Lord Whitty said Mayor Livingstone’s Energy Strategy and recently formed London Climate Change Agency were important local initiatives designed to help reduce greenhouse gas emissions, but said that the capital’s decision-makers and planners needed to make a better built environment if they were to keep reducing emissions.

“Improving the quality and energy efficiency of buildings, existing as well as new, is a high priority for us in meeting our climate change goals. Energy use in buildings accounts for around half of our domestic carbon dioxide emissions, mostly from heating and lighting,” Lord Whitty said. “Changes in the way we design, construct and use buildings will be needed to adapt to the impacts of climate change. There may be more significant effects on the built environment – increased flooding and subsidence, more structural damage to buildings, added pressure on water supplies, and potentially a greater need for cooling rather than heating.”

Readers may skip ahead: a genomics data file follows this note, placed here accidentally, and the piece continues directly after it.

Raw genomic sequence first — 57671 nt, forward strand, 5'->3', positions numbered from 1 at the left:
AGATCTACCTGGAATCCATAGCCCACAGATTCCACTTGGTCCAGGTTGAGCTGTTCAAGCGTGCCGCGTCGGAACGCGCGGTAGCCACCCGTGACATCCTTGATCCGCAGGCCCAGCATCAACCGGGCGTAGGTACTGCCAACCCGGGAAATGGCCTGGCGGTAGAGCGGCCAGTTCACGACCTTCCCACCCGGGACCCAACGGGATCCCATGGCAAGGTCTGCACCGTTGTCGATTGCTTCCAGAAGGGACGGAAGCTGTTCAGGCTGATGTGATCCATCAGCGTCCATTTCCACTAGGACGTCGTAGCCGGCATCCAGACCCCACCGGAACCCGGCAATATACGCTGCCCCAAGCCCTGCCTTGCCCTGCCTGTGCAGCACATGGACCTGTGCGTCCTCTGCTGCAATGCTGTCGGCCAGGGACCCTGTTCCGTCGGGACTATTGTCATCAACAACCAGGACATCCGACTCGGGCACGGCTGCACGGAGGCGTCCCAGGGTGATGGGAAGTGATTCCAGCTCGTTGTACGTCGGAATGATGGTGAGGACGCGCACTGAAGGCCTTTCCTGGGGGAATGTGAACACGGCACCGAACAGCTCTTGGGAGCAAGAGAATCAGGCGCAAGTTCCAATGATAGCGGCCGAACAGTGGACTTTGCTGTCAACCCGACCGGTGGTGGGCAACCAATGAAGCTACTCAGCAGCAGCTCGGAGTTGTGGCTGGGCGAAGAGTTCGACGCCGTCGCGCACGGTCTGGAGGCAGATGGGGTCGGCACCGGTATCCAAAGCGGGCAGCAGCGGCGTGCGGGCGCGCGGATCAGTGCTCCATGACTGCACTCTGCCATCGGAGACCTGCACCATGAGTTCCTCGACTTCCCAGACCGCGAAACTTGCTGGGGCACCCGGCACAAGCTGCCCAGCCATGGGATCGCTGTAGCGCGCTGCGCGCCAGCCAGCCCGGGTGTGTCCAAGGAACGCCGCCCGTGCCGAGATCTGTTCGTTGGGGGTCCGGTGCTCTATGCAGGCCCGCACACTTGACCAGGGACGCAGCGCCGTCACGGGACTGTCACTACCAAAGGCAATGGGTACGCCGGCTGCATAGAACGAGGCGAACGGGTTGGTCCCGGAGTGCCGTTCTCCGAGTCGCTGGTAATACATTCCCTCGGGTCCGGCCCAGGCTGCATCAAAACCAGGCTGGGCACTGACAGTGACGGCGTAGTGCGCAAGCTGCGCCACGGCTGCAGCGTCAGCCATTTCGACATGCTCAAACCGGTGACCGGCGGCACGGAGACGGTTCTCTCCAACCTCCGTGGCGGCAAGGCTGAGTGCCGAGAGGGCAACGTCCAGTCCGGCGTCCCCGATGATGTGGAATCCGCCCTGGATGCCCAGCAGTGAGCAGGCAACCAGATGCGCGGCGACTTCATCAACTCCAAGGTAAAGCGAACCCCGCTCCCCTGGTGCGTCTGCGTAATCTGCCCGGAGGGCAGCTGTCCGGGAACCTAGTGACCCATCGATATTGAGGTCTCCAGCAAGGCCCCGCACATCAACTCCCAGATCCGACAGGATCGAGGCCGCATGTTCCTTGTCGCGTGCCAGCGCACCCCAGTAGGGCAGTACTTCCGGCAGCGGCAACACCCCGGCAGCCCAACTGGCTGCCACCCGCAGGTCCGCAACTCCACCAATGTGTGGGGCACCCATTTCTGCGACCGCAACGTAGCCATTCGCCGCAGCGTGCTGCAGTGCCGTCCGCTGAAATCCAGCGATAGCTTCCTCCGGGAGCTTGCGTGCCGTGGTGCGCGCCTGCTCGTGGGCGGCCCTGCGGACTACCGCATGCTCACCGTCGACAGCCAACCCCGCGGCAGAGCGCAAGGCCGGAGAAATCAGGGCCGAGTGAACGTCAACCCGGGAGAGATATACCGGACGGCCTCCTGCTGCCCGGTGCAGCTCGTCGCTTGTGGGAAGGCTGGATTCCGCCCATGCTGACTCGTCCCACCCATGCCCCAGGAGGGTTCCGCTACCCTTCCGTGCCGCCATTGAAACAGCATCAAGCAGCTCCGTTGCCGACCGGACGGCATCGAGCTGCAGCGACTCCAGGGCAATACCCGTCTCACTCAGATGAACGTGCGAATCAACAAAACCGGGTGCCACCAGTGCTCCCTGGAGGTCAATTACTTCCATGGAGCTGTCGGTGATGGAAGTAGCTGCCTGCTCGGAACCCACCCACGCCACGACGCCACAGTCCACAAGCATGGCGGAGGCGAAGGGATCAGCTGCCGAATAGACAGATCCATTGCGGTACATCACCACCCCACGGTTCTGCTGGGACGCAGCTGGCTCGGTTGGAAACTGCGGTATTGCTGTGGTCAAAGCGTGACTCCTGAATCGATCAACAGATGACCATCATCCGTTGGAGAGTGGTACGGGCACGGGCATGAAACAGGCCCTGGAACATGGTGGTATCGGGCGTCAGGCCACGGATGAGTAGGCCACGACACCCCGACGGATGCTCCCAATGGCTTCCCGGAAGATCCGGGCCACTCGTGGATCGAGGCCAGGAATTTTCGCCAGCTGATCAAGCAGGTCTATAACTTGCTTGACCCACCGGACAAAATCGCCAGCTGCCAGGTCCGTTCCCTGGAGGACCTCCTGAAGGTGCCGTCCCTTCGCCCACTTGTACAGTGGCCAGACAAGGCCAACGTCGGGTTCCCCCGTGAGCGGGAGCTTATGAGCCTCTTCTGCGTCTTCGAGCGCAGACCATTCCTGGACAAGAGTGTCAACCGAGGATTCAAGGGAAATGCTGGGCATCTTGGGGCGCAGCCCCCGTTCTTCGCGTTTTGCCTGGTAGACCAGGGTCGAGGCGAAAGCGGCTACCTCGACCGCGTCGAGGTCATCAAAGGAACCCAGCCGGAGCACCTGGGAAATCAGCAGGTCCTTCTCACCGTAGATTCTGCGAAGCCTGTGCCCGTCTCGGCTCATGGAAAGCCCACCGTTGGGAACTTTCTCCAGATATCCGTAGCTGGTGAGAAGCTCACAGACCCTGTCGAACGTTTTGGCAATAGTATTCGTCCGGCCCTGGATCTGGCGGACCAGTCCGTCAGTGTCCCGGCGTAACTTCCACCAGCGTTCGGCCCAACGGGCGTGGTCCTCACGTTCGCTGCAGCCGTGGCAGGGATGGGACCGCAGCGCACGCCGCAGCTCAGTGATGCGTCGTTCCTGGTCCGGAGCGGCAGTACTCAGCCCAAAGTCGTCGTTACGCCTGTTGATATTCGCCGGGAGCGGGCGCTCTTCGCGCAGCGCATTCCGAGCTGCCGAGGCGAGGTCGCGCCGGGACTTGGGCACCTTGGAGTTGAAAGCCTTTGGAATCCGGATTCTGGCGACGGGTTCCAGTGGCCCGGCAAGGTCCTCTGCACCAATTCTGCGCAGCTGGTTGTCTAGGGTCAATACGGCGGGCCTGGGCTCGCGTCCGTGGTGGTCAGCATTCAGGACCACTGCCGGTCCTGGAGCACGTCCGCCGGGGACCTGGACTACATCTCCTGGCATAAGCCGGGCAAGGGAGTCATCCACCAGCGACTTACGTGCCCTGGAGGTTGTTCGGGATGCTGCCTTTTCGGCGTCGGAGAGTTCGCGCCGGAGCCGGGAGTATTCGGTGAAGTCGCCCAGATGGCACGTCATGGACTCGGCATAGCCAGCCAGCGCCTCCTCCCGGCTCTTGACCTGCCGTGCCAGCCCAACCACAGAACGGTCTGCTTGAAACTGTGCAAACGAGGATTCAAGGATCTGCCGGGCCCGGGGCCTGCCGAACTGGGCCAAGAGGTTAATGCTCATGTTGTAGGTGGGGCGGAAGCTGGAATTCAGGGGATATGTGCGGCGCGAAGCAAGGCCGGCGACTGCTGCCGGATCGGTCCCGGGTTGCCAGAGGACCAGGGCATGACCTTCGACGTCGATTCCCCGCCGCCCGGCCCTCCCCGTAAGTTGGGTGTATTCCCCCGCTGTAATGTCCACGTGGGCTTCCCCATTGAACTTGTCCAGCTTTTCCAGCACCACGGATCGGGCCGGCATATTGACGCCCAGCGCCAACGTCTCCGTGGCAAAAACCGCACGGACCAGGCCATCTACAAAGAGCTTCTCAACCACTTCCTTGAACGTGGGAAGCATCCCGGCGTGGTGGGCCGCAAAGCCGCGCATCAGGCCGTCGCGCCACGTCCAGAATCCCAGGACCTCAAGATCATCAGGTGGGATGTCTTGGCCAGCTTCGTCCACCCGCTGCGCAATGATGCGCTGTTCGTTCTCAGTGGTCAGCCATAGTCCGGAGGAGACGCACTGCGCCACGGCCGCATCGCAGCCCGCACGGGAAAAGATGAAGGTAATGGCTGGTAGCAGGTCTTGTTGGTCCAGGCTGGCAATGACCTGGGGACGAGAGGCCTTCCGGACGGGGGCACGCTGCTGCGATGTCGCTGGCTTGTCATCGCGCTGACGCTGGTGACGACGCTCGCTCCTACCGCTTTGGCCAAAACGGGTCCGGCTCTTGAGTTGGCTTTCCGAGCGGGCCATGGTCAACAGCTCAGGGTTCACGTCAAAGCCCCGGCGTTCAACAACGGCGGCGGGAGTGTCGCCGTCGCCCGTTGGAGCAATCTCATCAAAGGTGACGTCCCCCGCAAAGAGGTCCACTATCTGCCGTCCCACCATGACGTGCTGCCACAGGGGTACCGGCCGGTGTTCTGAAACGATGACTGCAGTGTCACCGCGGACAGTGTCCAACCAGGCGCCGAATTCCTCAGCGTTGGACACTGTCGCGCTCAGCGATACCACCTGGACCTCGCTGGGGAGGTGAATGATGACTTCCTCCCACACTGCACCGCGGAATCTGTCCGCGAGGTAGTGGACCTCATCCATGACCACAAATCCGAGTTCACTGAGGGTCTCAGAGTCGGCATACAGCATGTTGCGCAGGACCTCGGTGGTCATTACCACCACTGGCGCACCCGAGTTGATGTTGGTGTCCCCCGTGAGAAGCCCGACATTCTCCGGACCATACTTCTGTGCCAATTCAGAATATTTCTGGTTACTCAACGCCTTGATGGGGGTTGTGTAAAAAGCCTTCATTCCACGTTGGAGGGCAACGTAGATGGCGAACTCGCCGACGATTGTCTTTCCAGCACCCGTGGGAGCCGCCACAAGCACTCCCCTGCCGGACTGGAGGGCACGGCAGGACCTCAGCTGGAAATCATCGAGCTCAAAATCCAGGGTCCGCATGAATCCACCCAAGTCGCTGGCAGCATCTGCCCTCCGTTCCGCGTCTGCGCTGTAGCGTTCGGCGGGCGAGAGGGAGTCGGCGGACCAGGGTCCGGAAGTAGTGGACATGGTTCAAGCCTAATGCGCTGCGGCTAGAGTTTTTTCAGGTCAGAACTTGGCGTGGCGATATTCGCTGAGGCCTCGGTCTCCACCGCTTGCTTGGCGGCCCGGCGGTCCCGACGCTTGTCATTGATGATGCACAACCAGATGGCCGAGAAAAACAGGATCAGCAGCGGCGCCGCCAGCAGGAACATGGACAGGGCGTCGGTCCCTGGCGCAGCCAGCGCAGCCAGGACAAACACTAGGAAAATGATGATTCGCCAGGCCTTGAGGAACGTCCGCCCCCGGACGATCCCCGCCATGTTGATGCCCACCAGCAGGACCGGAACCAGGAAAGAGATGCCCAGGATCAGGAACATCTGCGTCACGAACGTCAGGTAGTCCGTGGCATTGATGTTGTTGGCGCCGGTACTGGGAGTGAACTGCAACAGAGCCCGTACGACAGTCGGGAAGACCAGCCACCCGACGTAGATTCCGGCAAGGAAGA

He added that new government measures such as revised building regulations to raise minimum standards for the energy efficiency of new buildings, the Sustainable Buildings Code and the Energy Efficiency Action Plan will all have significant effects.

“Central government is committed to only procuring buildings with the highest energy performance standards and we want to see local and regional partners make similar commitments,” he added.

London’s Deputy Mayor Nicky Gavron, speaking alongside, said: “As a world city, London needs to take a lead in working to tackle climate change and act as an example to the rest of the country. We are determined in London to play our part in meeting the targets to cut carbon dioxide emissions through the energy strategy and the Climate Change Agency.”

By David Hopkins

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